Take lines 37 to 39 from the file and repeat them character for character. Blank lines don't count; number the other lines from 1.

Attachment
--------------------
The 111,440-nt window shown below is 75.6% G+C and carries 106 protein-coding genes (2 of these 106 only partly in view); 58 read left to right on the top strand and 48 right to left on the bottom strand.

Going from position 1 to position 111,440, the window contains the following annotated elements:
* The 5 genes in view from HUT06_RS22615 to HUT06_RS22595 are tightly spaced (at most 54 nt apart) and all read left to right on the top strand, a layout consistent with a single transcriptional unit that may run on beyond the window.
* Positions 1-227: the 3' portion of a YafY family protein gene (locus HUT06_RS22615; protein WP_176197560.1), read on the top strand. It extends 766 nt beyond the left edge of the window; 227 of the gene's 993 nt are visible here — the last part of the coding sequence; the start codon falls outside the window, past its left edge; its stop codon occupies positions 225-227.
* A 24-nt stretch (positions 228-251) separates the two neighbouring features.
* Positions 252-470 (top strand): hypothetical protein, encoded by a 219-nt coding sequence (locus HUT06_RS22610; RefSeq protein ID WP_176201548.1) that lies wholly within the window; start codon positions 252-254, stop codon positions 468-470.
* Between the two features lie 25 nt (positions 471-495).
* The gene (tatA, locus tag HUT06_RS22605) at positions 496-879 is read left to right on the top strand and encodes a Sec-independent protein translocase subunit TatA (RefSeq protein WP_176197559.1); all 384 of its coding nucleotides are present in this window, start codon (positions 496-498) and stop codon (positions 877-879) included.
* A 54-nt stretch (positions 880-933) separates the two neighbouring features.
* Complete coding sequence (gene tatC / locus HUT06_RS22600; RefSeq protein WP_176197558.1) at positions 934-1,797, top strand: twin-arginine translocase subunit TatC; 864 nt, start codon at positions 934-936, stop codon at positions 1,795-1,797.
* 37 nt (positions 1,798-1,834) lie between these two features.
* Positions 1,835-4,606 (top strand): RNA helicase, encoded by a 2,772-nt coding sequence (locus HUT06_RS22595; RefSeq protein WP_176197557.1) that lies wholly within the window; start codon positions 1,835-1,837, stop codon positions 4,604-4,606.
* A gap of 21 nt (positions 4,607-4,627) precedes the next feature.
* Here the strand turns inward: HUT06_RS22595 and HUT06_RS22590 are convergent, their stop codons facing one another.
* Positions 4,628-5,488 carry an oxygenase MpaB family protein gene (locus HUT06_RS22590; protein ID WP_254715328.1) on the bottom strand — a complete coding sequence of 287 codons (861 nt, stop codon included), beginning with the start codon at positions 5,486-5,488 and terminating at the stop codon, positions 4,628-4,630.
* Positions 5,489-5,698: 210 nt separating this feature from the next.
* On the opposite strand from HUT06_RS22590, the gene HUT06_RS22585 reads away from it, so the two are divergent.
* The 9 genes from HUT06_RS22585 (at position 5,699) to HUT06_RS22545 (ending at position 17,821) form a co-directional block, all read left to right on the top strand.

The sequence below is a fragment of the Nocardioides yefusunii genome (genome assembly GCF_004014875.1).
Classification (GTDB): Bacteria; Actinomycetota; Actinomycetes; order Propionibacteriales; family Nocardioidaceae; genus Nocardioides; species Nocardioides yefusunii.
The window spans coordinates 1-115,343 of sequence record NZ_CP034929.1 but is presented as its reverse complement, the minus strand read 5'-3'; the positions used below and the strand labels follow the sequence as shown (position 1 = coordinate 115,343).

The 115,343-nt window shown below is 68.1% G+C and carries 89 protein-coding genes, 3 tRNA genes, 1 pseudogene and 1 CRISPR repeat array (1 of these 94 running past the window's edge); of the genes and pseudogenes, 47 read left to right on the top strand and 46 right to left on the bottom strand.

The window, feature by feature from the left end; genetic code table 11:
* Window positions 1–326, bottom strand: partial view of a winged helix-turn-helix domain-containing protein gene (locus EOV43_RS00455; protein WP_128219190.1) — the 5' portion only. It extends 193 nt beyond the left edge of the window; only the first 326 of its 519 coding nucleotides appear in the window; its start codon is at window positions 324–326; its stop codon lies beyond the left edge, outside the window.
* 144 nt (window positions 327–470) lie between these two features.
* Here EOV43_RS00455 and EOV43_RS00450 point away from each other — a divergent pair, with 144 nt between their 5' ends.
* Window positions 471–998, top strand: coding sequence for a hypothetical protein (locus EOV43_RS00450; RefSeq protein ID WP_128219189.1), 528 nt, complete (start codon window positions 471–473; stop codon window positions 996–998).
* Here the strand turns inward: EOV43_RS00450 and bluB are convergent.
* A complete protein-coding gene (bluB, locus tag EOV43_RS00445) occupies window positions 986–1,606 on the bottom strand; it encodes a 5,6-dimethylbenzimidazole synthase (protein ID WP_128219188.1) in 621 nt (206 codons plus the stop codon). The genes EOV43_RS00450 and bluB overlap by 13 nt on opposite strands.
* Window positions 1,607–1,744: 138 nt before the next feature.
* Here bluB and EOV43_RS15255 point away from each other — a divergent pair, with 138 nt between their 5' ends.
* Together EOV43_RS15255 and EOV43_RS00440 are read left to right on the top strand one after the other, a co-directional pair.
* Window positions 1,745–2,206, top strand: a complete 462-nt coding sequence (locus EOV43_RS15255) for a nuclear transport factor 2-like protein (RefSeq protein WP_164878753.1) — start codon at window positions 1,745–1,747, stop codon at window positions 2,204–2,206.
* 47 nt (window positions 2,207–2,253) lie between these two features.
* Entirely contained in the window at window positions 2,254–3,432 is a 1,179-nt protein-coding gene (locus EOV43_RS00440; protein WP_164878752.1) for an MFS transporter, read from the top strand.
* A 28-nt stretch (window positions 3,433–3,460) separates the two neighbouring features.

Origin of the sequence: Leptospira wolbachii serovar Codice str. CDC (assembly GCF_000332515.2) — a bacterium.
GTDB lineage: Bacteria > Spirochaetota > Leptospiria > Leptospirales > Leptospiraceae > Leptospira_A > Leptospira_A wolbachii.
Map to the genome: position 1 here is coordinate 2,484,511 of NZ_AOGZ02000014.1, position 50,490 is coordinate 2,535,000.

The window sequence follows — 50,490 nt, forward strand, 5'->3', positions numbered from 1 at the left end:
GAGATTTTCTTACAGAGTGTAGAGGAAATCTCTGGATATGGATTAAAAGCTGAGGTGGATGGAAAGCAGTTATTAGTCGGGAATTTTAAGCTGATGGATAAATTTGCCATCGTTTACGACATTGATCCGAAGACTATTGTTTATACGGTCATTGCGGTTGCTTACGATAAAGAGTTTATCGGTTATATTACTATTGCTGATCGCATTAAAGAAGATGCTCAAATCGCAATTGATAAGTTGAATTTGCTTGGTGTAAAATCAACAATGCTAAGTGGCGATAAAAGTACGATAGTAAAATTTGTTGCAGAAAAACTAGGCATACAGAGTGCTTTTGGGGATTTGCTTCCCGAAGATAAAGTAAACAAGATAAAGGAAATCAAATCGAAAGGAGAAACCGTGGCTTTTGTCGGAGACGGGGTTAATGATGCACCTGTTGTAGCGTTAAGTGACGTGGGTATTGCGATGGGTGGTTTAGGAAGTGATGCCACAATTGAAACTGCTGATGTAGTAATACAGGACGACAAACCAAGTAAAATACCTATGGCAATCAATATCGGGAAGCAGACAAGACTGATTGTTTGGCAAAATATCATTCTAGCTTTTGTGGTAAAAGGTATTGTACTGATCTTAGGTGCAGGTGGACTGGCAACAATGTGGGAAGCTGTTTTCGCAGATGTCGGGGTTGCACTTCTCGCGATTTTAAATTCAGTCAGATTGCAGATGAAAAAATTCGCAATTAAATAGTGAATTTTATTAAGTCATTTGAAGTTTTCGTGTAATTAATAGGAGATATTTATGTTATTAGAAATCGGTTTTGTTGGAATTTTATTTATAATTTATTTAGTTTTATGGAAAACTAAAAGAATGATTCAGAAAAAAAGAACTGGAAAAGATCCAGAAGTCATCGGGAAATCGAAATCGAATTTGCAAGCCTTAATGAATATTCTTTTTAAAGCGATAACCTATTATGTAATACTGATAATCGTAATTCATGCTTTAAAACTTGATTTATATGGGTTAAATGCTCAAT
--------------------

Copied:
Origin of the sequence: Leptospira wolbachii serovar Codice str. CDC (assembly GCF_000332515.2) — a bacterium.
GTDB lineage: Bacteria > Spirochaetota > Leptospiria > Leptospirales > Leptospiraceae > Leptospira_A > Leptospira_A wolbachii.
Map to the genome: position 1 here is coordinate 2,484,511 of NZ_AOGZ02000014.1, position 50,490 is coordinate 2,535,000.